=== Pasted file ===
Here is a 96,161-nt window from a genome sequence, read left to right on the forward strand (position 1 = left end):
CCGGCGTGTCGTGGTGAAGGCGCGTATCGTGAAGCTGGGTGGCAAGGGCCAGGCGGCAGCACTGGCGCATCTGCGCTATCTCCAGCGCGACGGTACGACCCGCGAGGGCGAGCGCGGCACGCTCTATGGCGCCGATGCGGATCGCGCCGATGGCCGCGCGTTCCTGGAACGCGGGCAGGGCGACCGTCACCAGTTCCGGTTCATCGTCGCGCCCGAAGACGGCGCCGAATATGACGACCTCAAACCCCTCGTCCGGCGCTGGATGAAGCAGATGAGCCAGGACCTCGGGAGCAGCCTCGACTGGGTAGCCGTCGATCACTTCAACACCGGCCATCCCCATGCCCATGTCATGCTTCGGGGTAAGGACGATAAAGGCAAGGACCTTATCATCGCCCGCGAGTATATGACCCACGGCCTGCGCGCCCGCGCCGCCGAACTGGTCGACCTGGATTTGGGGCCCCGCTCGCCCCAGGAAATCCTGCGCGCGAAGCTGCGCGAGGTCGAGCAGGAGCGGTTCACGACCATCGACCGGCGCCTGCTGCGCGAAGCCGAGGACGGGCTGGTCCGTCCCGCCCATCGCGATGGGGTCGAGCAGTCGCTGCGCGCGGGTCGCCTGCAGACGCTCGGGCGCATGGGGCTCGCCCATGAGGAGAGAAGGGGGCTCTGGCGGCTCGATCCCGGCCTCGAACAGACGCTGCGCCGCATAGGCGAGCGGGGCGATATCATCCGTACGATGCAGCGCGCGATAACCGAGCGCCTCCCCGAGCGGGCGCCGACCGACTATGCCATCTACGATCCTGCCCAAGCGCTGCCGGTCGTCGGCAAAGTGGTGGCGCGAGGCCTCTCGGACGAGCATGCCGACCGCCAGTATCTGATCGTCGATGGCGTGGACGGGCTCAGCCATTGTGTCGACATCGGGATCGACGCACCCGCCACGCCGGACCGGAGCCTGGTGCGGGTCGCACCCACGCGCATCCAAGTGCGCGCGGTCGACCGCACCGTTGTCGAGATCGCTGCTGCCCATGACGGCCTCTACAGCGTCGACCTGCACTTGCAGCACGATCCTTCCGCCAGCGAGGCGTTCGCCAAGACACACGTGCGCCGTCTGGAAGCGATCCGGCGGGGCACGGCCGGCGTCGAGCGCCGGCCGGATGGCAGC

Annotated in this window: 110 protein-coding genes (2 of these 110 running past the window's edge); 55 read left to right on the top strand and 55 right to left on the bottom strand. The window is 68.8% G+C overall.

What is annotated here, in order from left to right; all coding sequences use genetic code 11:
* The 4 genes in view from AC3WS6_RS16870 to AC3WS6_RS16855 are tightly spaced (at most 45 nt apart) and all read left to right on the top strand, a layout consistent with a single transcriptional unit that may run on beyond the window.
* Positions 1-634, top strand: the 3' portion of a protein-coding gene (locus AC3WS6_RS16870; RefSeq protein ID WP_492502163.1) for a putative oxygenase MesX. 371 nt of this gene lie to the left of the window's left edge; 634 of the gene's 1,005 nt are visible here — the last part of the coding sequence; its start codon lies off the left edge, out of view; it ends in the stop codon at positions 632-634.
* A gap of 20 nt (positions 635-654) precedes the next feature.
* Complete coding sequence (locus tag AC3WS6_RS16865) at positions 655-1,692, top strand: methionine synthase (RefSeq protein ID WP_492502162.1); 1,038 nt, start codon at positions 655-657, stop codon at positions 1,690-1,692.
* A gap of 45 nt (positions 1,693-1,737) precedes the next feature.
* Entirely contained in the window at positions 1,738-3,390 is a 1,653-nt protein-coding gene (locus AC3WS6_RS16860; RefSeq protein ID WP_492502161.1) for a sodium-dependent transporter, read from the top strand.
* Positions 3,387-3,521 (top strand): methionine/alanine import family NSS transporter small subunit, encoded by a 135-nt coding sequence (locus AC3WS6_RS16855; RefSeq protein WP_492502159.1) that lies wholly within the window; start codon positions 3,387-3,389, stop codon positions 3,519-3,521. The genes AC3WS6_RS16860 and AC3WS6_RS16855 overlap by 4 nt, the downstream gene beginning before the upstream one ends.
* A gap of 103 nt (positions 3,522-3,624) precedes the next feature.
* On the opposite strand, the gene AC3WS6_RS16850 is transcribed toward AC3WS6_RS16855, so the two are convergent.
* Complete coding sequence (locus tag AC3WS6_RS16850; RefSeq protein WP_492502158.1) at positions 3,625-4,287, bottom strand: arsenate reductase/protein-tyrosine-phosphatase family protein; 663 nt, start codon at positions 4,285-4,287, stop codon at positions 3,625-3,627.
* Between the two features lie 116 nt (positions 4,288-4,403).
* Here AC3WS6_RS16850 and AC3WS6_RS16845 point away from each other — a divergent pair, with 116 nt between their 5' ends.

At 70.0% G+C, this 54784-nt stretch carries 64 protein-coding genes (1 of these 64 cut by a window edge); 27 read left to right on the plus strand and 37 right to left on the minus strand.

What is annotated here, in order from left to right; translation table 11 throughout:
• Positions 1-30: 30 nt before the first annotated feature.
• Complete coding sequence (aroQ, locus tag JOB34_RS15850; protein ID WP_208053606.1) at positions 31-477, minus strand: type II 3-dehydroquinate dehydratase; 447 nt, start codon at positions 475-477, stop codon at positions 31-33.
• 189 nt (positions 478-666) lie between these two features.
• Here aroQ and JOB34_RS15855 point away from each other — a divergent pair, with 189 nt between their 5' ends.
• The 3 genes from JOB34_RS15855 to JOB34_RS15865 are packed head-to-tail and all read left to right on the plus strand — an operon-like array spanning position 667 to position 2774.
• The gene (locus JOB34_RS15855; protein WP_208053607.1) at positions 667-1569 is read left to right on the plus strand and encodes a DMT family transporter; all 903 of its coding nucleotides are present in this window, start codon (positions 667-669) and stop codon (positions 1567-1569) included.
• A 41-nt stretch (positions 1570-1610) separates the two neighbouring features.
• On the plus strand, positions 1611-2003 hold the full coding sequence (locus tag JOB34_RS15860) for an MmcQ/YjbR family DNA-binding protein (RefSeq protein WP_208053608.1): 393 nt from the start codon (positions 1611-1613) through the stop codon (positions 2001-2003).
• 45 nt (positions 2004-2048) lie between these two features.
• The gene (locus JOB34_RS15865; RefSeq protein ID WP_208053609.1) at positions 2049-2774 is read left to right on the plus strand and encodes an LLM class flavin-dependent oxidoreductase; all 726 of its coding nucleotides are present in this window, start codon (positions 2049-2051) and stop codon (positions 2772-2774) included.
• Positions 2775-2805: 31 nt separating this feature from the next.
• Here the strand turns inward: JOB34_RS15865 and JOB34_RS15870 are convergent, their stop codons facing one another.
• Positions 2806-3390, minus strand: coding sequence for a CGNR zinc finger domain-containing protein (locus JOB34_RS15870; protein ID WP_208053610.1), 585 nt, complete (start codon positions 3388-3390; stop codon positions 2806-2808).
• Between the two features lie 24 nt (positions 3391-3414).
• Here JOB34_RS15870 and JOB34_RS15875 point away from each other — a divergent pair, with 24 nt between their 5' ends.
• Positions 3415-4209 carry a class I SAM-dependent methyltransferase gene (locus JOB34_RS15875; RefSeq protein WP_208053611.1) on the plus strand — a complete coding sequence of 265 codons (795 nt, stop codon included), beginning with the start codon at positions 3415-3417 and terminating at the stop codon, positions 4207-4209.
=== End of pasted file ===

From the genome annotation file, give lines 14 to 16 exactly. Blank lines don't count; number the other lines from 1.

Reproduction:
* Complete coding sequence (locus tag AC3WS6_RS16850; RefSeq protein WP_492502158.1) at positions 3,625-4,287, bottom strand: arsenate reductase/protein-tyrosine-phosphatase family protein; 663 nt, start codon at positions 4,285-4,287, stop codon at positions 3,625-3,627.
* Between the two features lie 116 nt (positions 4,288-4,403).
* Here AC3WS6_RS16850 and AC3WS6_RS16845 point away from each other — a divergent pair, with 116 nt between their 5' ends.